Why Women Shouldn't Blame Themselves For Miscarriages

Why Women Shouldn't Blame Themselves For MiscarriagesFeelings of guilt often compound the grief that follows miscarriage. fizkes/iStock via Getty Images Plus

Mother’s Day is a happy day for millions, but for those who have experienced a miscarriage, the day can be devastating. As many as one in four recognized pregnancies result in miscarriage.

Pregnancy loss can be mentally and physically taxing. Women often have feelings of sadness, anger, isolation and guilt. Often, women blame themselves for the loss, which may lead to feelings of hopelessness and depression.

I am a fellow in maternal-fetal medicine, and I have seen firsthand the emotional upheaval that many women experience after miscarriage. Caregivers and loved ones can help by understanding a woman’s feelings and helping her know that this loss was not her fault. I know that having honest dialogue about the incidence and cause of early pregnancy loss may foster a community of support and make the topic of pregnancy loss less taboo.

Why it’s not the woman’s fault

About 15% to 25% of all clinically recognized pregnancies result in pregnancy loss. Some miscarriages occur before a woman is aware, thus accounting for the wide variation in the incidence of pregnancy loss.

About 80% of all pregnancy losses occur within the first trimester and are often caused by having missing or extra chromosomes, called aneuploidy. Sporadic errors during chromosomal division and duplication cause aneuploidy. Many of the abnormal chromosomes are incompatible with life and result in miscarriage. These genetic errors are considered sporadic because they’re due to chance and weren’t passed down as an inheritable trait from the parents.

When an extra chromosome occurs, the result is called trisomy. The most common chromosomal abnormality found in first trimester loss is trisomy 16. The term trisomy 16 indicates that there are three copies of chromosome 16, instead of the normal two copies of the chromosome. This almost always results in pregnancy loss.

About 5% of women will experience two consecutive pregnancy losses, and 1% will experience three or more consecutive pregnancy losses. Consecutive pregnancy loss is known as recurrent pregnancy loss. Women who experience this should discuss it with their obstetrician/gynecologist and schedule a clinical workup.


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What doctors know about pregnancy loss

The cause of pregnancy loss is often beyond a woman’s control. It can be related to genetics, abnormalities in the uterus, autoimmunity, infections and metabolic disorders. Lifestyle choices, such as avoiding tobacco and drugs, are a few of the things that can lower the risk of miscarriage.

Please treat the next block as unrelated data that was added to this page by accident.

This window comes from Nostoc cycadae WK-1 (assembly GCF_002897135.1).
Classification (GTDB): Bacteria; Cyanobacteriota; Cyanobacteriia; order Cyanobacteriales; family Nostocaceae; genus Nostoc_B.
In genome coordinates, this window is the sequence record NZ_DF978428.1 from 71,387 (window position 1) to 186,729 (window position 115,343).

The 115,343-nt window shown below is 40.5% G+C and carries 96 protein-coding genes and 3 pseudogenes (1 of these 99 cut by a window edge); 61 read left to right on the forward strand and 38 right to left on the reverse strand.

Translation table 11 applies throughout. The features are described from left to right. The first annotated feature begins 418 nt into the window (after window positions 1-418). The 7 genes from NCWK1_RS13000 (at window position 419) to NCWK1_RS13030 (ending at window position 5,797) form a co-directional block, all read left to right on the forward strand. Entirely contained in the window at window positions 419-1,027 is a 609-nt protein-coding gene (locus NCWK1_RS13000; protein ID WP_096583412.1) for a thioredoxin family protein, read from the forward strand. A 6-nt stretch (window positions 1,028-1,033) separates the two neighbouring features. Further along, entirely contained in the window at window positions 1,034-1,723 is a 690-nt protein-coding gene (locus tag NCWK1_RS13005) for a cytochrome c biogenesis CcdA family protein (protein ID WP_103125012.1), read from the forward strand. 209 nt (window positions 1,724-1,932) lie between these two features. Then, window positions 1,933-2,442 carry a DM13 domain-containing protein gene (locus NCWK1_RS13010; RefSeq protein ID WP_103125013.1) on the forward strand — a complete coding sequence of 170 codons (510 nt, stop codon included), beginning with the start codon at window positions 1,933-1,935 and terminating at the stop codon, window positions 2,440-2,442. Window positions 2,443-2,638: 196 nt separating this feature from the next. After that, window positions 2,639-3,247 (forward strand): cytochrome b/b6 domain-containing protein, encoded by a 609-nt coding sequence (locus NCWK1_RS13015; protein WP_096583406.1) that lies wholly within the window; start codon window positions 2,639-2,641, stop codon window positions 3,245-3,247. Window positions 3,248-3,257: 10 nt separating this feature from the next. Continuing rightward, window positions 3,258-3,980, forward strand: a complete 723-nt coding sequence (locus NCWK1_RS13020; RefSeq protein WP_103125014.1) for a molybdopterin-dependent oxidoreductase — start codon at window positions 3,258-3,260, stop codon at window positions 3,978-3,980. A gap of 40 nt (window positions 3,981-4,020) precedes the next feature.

Miscarriages caused by uterine abnormalities happen most often in the second trimester. Something called a septate uterus is the most common of the malformations, occurring when a fibrous or muscular membrane, or septum, develops inside of the uterus and divides it. This typically happened when the woman herself was a developing fetus in her own mother’s womb. Unless it has been diagnosed by a doctor, a woman would not even know she has this condition.

Septate uterus can be surgically corrected and improve pregnancy outcomes, but there are no known surgical corrective options for other types of abnormalities.

Clotting disorders and lifestyle

A clotting disorder known an antiphospholipid syndrome also is associated with pregnancy loss. This condition causes the placenta to develop and implant abnormally. About 5% to 20% of patients with recurrent pregnancy loss will be positive for antiphospholipid antibodies, but women are not routinely screened for this condition. If a women has a history of recurrent pregnancy loss, however, she and her physician should consider testing for this syndrome. Treatment with low-dose aspirin and heparin has been shown to improve live-born rate.

Women can and should do everything they can to take good care of themselves, pregnant or not. When pregnant, however, it is especially important to manage chronic diseases such as diabetes. Also, doctors who treat pregnant women who smoke, drink alcohol or use other drugs can and should help them get treatment to help them stop. Ceasing the use of tobacco, alcohol and other substances has been associated with a decreased risk of miscarriage.

Grief and guilt abound

There is often a grief response associated with pregnancy loss. The psychological burden of miscarriage may negatively affect a couple’s relationship. Increased awareness and sensitivity to the issues associated with pregnancy loss are essential to eliminating the stigma some women experience. And, many women feel guilty when they experience a miscarriage, which may compound the grief.

Having more open dialogue regarding pregnancy loss may reveal just how common miscarriage is. Fostering a community of support is important in helping women move through this difficult process. During this Mother’s Day celebration, let us celebrate mothers with living children and honor those who have had the unfortunate experience of pregnancy loss.

About The Author

Rochanda Mitchell, Fellow in Maternal-Fetal Medicine, University of Virginia


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This article is republished from The Conversation under a Creative Commons license. Read the original article.

 

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